Was P.G. Wodehouse a traitor?

PGWodehouseP.G. Wodehouse, creator of Bertie Wooster and the butler, Jeeves,  has been one of the most  popular writers of English comic fiction for decades. His books remain in print and are frequently adapted for television.

But during the Second World War he became deeply unpopular in Britain, owing to his alleged siding with the Nazis, and his work was banned from libraries and the BBC.  In 1940, he was living in Le Touquet, an enclave of Englishness on the French side of the channel complete with golf course and club. Being by all accounts extremely unworldly, Wodehouse appeared not to have noticed the outbreak of war, and the invasion of France. That is, until German troops arrived in Le Touquet and he was interned for a year (spending some of the time in an asylum for the mentally ill).

On his release he agreed to do a series of programmes on the Nazi radio station. Listening to these now, they sound like little more than dotty ramblings, and he utters no word of support for the German cause. But he did not denounce it either, so his broadcasts caused outrage in Britain.

Wodehouse himself says he agreed to do them to re-assure his fans that he was still alive, PGWodehouse.2and it is unlikely that he was a Nazi supporter (his story, Code of the Woosters, suggests he rather disapproved of Nazism). However his actions provoked an enquiry by MI5 after the war. This resulted in a decision that, whilst he could have done more to disassociate himself, he had not consciously assisted the enemy, so should not be prosecuted. The author subsequently went to live in America, where he continued to write. His reputation as a great comic writer was soon restored.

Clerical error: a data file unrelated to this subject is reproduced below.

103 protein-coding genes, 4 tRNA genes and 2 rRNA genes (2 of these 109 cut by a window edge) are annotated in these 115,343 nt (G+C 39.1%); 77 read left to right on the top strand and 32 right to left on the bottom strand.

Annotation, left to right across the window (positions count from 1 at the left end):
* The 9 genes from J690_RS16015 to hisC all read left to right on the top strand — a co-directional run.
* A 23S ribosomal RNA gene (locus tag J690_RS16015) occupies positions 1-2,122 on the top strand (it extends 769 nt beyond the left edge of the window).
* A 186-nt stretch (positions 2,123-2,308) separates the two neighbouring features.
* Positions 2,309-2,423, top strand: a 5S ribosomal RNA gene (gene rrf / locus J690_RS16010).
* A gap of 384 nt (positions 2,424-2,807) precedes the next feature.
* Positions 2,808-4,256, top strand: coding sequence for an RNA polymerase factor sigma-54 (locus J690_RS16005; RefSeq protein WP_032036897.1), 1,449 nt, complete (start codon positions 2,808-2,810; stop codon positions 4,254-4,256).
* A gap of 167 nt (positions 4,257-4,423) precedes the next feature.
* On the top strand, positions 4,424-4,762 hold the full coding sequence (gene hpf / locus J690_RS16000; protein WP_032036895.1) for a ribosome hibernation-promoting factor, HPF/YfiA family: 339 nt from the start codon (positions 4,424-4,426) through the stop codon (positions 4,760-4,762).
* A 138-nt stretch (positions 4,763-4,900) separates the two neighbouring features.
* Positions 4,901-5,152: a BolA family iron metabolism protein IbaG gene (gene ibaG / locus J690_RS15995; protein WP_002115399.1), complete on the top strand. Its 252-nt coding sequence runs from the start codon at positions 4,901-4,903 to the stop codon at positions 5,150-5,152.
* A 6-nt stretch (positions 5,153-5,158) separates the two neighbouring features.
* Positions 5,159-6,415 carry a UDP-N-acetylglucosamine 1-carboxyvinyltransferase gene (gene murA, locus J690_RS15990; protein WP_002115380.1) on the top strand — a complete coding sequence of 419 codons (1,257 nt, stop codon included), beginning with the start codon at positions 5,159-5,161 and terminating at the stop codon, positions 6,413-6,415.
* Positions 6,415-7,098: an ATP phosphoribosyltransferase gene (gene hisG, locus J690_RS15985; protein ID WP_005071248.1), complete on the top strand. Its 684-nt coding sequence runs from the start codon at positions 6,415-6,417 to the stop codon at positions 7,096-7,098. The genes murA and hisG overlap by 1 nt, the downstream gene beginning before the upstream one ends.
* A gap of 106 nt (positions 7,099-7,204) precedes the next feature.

However, what is easily proved by reading his work (and is seen by some English language purists as a heinous treachery) is that he was prsonally responsible for a great number of American words and phrases entering common English usage this side of the pond:

Awol, bender, buckle down, hook line and sinker, on the blink, sitting pretty ... These words and phrases, and many more, first came to the attention of British readers via his books.

If you want to read more about American words used in Britain, a new book has been written by Matthew Engel, That’s the Way it Crumbles . If you want to read more of my work, please go to one of my Amazon Author pages: 



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2 thoughts on “Was P.G. Wodehouse a traitor?

  1. Rob Keeley

    I think it’s been generally accepted for some time that he wasn’t a traitor or a Nazi, particularly once official documents were released? The idea has been debunked by many, including his biographer Frances Donaldson. His letters show he definitely did know about the outbreak of war and the German invasion, even though he did his best to carry on. The transcripts of the broadcasts, far from being “dotty ramblings”, show a decent, if unworldly British man finding lightness and humour in what must have been a traumatic situation, and contain several clever coded digs at the Nazis as well as obviously being geared to helping others imprisoned or afraid cope with it better. In my view that’s astonishing bravery. His only error of judgement, admittedly a serious one, was in allowing them to be broadcast.

    I’m not sure we can call importing words from other languages treachery, as it’s how the English language was and is formed.

    Liked by 1 person

    1. honoria plum

      The text of the broadcasts can be found online at : http://pgwodehousebooks.com/berlin.htm

      They are in keeping with the British tradition of maintaining a stiff upper lip in the face of adversity, and I think it came as great shock to him that they could be taken any other way. It is also worth mentioning that few people ever heard the broadcasts or knew what was in them– most of the ill-feeling against him was deliberately whipped up by one or two individuals (for questionable purposes of their own). Sadly, people naively accepted what they were told.



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